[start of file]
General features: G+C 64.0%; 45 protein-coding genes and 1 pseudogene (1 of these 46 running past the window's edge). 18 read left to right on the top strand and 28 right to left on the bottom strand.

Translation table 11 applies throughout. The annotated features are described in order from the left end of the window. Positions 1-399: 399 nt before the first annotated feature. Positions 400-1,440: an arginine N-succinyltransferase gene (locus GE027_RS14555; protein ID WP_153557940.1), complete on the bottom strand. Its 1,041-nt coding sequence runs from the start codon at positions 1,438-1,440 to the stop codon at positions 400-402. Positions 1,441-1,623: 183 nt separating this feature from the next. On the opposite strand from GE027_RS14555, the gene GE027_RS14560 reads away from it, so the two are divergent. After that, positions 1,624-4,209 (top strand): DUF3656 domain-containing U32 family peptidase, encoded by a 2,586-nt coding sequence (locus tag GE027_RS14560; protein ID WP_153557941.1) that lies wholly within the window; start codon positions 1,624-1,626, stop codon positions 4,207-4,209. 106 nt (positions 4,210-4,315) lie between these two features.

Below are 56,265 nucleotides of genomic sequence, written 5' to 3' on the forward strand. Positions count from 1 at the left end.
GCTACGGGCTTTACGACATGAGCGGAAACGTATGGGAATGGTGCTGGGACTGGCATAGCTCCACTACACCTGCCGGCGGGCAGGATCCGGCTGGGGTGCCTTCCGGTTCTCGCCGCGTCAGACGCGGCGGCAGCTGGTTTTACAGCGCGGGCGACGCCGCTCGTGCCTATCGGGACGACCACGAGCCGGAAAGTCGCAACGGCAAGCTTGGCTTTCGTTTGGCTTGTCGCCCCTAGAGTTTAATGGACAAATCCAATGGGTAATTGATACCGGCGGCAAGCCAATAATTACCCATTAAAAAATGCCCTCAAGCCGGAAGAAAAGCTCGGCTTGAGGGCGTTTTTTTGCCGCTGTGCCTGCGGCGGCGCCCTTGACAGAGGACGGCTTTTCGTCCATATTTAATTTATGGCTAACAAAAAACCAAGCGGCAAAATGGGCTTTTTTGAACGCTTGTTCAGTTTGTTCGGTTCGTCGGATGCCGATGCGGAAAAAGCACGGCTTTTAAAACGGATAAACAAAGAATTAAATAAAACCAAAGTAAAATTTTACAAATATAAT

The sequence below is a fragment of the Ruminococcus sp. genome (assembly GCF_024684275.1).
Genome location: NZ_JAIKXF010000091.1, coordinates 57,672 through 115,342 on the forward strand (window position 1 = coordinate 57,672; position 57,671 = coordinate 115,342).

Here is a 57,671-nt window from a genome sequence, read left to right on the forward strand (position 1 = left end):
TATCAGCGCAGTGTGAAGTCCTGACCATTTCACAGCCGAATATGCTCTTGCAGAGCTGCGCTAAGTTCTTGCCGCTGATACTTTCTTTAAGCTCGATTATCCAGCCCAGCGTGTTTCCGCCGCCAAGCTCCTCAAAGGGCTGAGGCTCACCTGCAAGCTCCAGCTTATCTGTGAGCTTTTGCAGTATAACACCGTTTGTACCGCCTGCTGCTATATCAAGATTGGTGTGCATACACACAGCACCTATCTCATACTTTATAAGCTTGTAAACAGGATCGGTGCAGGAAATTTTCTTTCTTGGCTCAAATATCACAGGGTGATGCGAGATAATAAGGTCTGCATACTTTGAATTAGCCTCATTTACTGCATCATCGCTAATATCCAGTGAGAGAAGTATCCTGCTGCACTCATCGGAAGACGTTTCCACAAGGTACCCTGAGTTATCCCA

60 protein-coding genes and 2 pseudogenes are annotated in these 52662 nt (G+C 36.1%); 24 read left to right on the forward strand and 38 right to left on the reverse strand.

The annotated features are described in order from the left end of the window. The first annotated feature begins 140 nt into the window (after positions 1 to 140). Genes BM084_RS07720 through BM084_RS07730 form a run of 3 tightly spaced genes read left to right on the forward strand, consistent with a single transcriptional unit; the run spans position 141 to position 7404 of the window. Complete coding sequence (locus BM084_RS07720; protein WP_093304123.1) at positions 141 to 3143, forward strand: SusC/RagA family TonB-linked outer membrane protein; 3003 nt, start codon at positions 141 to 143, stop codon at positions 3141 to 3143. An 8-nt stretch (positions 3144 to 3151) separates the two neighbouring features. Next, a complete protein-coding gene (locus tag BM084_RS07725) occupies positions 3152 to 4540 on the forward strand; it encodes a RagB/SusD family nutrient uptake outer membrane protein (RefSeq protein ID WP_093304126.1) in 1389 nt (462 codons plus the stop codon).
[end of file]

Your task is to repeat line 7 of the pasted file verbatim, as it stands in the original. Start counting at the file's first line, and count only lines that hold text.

Here is a 57,671-nt window from a genome sequence, read left to right on the forward strand (position 1 = left end):